As the module prepares for lunar landing, more than a half-hour from this point, CBS News then starts to display what it labels a "CBS News simulation" -- a rudimentary model of a spacecraft moving far above a simulated moon surface. By now, Cronkite and Schirra are entirely dependent on sporadic audio transmissions from the control center, and without visual aides of their own, use this simulation to guide viewers.


Cronkite explains that they are about "eight minutes [from] what they call powered descent initiation." This means, he says, that the astronauts will "fire off the propulsion engine again," which will slow the module descent. He then reads a roll call of the top officials who are watching from Mission Control — including aerospace engineert Wernher von Braun, NASA flight director Gene Kranz and astronauts Deke Slayton and John Glenn. Cronkite: "Wally Schirra is watching on the edge of his seat here, in New York."


Cronkite awaits the critical power descent phase, just a few minutes away, and when it arrives, viewers see the simulation of the orbiting module, now with a (simulated) flame emitting from it, appearing almost as a candle. For a long moment, Cronite and Schirra say nothing, as communications crackle between the Columbia and Houston.


It's now exactly 10 minutes to landing, and the gravity of that fact --  a mere 10 minutes! -- seems to overwhelm Cronkite. "Oh boy," he says, and not for the first time. "Ten minutes to a landing on the moon." Schirra follows with, "10 years since we've been trying to do this." Cronkite then says, "in about four minutes from now, they'll get a look at the landing area."


At the five-minute-to-touchdown mark, Cronkite cuts to remotes of crowds watching around the world. He then says, "four and a half minutes left … oh boy." He explains that the lander is moving about "760 feet per second on the way down and it's as slow as man has ever flown in space … they'll get down to 98 miles per hour [when it's] 5 miles from the landing site."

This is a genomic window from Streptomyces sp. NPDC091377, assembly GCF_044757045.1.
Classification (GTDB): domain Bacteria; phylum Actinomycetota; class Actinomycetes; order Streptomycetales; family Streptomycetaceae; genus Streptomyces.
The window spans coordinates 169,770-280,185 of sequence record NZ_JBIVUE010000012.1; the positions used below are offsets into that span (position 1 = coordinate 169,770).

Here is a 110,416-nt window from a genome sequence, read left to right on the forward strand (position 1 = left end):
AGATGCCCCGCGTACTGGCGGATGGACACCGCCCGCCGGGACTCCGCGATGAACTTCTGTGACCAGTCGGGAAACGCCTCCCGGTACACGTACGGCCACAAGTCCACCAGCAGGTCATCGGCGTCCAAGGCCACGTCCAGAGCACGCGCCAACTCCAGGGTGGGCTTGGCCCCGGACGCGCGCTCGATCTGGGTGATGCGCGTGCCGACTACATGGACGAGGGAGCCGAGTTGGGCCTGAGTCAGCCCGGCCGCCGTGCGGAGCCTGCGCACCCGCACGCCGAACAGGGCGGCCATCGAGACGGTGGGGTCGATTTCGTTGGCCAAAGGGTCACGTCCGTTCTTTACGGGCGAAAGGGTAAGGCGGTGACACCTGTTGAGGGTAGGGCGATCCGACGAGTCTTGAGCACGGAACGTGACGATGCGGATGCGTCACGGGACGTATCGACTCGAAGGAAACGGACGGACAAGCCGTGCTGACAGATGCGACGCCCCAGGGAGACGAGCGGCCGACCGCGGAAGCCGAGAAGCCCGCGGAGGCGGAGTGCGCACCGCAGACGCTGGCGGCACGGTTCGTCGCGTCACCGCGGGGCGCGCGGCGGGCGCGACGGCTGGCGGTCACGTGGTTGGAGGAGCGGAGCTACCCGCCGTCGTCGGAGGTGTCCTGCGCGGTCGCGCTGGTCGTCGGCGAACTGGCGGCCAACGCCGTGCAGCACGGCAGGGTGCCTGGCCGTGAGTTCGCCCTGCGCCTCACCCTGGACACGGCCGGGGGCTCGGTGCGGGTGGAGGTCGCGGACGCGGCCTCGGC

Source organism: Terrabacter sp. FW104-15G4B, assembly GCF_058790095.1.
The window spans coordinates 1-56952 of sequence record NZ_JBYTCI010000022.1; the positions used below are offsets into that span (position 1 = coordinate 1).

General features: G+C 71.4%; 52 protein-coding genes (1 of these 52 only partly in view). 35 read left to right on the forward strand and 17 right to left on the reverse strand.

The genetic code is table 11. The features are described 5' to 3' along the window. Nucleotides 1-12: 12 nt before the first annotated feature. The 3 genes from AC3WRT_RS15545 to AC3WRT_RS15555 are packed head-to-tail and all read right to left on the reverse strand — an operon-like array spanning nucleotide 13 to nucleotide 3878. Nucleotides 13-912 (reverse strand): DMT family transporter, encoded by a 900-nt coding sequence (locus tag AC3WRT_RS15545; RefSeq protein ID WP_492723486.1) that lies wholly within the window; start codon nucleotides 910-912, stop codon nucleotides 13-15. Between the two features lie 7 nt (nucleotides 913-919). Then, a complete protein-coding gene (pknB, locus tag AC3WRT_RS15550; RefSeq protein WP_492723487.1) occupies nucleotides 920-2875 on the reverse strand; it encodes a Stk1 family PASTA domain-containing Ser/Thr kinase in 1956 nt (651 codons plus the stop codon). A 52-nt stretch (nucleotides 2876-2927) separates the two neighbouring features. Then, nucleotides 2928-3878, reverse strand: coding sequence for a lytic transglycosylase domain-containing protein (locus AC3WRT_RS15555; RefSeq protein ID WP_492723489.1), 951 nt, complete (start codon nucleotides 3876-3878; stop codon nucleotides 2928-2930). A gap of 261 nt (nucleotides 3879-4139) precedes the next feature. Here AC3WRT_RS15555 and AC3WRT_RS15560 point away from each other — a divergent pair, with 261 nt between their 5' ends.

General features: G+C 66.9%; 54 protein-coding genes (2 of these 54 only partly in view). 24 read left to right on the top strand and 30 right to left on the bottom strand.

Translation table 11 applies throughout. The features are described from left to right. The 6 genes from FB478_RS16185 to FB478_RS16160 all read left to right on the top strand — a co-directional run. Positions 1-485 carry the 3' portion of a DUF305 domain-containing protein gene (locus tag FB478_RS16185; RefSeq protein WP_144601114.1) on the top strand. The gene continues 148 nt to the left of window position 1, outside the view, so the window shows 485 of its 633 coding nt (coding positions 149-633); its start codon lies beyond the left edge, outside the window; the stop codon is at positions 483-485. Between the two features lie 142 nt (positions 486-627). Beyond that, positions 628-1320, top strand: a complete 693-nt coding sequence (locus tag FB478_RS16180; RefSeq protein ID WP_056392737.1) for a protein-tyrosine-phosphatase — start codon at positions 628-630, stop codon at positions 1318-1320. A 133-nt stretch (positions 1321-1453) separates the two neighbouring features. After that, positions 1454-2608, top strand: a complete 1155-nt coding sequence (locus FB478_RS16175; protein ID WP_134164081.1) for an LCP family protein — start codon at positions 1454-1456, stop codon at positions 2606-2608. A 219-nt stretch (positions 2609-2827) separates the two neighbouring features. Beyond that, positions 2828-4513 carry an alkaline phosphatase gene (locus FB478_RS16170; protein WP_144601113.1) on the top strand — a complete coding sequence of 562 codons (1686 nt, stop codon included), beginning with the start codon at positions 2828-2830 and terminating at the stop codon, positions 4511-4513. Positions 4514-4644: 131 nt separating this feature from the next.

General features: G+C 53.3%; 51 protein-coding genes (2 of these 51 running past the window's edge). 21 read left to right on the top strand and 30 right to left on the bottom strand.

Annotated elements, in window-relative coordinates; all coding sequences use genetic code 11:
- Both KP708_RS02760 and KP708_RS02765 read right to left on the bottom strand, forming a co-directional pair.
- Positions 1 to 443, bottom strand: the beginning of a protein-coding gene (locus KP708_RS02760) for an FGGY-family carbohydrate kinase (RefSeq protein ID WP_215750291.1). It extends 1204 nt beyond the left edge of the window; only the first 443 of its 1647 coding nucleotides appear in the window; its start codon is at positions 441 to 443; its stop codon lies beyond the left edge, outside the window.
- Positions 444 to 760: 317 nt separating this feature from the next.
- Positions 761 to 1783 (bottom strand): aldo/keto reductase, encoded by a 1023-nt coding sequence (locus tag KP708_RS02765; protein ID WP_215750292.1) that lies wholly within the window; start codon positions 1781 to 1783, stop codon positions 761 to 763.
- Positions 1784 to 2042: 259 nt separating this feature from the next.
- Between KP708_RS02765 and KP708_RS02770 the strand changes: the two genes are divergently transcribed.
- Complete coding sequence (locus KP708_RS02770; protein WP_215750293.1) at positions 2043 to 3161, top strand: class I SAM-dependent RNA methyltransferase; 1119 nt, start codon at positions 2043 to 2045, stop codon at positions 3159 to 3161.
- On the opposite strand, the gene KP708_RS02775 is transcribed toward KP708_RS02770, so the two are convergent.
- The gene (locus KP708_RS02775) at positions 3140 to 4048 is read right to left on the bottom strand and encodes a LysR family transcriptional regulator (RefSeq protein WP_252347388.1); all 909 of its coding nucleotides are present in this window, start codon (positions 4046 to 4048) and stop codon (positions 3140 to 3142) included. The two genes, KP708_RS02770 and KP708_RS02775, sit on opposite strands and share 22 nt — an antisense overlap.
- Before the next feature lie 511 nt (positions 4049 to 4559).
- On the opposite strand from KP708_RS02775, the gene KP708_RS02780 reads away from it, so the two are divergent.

With less than a mile from the moon surface, the lander is cleared for landing. "The data is coming in beautifully," marvels Schirra. Cronkite is silent, then there is chatter from Mission Control and the lander, some of the comments cryptic: "Picking up some dust … two and a half down … drifting over to the right a little. 30 seconds..."


Schirra: "We're home!" Cronkite: "Man on the moon!" Then, those iconic words from 238,900 miles away: "The Eagle has landed." Cut to the studio, and an overwhelmed Cronkite, who proceeds to remove his glasses and rub the bridge of his nose: "...Boy." Then, "Wally, say something. I'm speechless." Cronkite then says, "We've been wondering what they would say when they stepped foot on the moon, and just to hear them do it, we're left with dry mouths, and speechless."


With nothing to see (yet) CBS switches to a new simulation, which will fill the screen for long stretches over the next several hours, until Armstrong sets foot on the moon. It is a model of the landing module, and simply labeled: "Lunar Module Simulation, Grumman, Bethpage, Long Island."

Within a minute or two, Cronkite gives the official landing time of 4:17:42 Eastern Daylight Time on this day, July 20 1969."  After many hours of coverage, the "Most Trusted Man in America" - old Iron Pants himself — once again falls silent, admitting that "I'm emotionally exhausted and we haven't got down the [module] steps yet."

That's still several hours away. Cronkite then throws the coverage to a CBS News reporter standing outside the home of Armstrong's parents, Stephen and Viola Armstrong. The reporter wonders, "Some have said an event like this could bring the whole country together."

Viola Armstrong says, "We hope so. We hope so."